THE BLOG
11/30/2015 05:50 pm ET Updated Nov 30, 2016

'America's Refugee Program Serves Vital National Security Interests and Reflects America's Best Values and Character'

As one who has served on the House Homeland Security Committee since its creation in 2002 and the Ranking Member of the Judiciary Subcommittee on Crime, Terrorism, Homeland Security, and Investigations, I have spent much of my congressional career on matters relating to national and homeland security.

In the 14 years since that heart-wrenching day on September 11, 2001, our nation has learned much from our initial responses to that terrorist attack and we have a much better idea today of what types of actions work, those which do not, and those which are well-intentioned but have the unintended consequence of undermining America's moral leadership in the world.

An example of the latter is the so-called American SAFE Act of 2015 (H.R. 4038), which denies asylum to any refugee from Syria or Iraq unless the Director of the FBI, the Secretary of Homeland Security, and the Director of National Intelligence to independently and unanimously certify with 100 percent certainty that the refugee poses no threat to the national security of the United States.

This legislation, which was brought to the House floor for a vote on less than 48 hours' notice and without undergoing a single hearing by the Judiciary or Homeland Security Committee, does nothing to make America safer or to strengthen our nation's refugee program. In fact, it does not the opposite.

It undermines America's moral leadership in the world by effectively ending a program that has served our nation, its allies, and the international community well since 1951.

The American SAFE Act is unnecessary because the United States already has in place the world's most rigorous screening process for refugees seeking asylum. The critical features of this 16-step process require that every applicant for asylum must:

  1. Register with, and be pre-screened by, the United Nations High Commissioner for Refugees;
  2. Provide background information, including what caused him or her to flee their home country (a ready means of comparing information provided by more than one million refugees to further verify the validity of the information provided);
  3. Meet one of five legal qualifications: threat of violence based on race, religion or faith or national origin; political beliefs; or membership in a targeted social group.
  4. Undergo a rigorous background check during which investigators fact-check the refugee's biography to ensure consistency with published or documented reports of events such as bombings or other violence;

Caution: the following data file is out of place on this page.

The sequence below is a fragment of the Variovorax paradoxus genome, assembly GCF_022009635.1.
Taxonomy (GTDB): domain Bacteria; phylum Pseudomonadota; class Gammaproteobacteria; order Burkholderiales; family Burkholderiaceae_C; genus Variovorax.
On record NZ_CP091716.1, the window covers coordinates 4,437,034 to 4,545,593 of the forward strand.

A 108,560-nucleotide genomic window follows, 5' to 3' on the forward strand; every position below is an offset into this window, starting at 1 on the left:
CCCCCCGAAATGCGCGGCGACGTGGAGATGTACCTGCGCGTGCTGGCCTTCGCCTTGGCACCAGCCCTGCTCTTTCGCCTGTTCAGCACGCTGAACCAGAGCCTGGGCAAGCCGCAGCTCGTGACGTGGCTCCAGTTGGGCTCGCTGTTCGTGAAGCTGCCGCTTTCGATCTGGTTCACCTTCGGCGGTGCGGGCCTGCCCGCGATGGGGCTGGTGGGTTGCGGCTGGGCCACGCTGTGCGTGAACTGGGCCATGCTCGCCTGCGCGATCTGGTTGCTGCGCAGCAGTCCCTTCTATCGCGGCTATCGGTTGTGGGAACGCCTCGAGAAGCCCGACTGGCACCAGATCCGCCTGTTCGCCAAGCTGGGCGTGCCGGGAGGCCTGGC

5. Be subjected to biometric tests conducted by the Department of Defense, in conjunction with other federal agencies (the U.S. military has an extensive biometric data base on Iraqis from its time in Iraq); and
  6. Sit for intensive in-person interviews, which may takes a minimum of 18-24 to conduct and complete.

In addition, intelligence and law enforcement agencies have over the past several years established and perfected an intensive form of screening for Syrians called the "Syrian Enhanced Review," which involves a vetting even more intensive and intrusive that applied for other asylum seekers.

This rigorous screening process has produced these results: of the 22,000 Syrian refugees pre-screened by the UNHCR and referred to the United States, less than one-third, about 7,000, were selected for further review and investigation by the United States. Of those 7,000 Syrians refugees, less than one-third, or about 2,200, were accepted for asylum and placement in the United States.

The demographic breakdown of those Syrians who have been approved for refugee status to come to the United States is as follows: children, 50 percent; persons over the age of 60, 25 percent; unaccompanied adult males, 2 percent.

The last thing a terrorist would want is to be a refugee -- living in the harsh environment of a refugee camp for two years and undergo the intensive screening and investigation, biometric checks, and monitoring by law enforcement and intelligence agents, especially given the overwhelming probability that his or her application will be rejected.

We must be careful not to engage in ethnic or religious profiling because we have learned through bitter experience that it is morally and politically wrong to regard an entire group of people as unworthy of compassion, regard, concern, or consideration because of their race or religion or ethnicity.

The Paris terrorist attacks were perpetrated by French and Belgium nationals, not Syrian refugees. But just as we should not exclude all French and Belgium nationals from entering the United States, the world's mightiest nation must not be afraid to show compassion and provide sanctuary to some of the world's most vulnerable persons, including Syrian mothers, children, and seniors.

That is what a great nation does. And America is a great nation.

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Sheila Jackson Lee, a Democrat representing Houston in the U.S. House of Representatives, is a senior member of the House Committees on Homeland Security and the Judiciary. She is the Ranking Member of the Judiciary Subcommittee on Crime, Terrorism, Homeland Security and Investigations.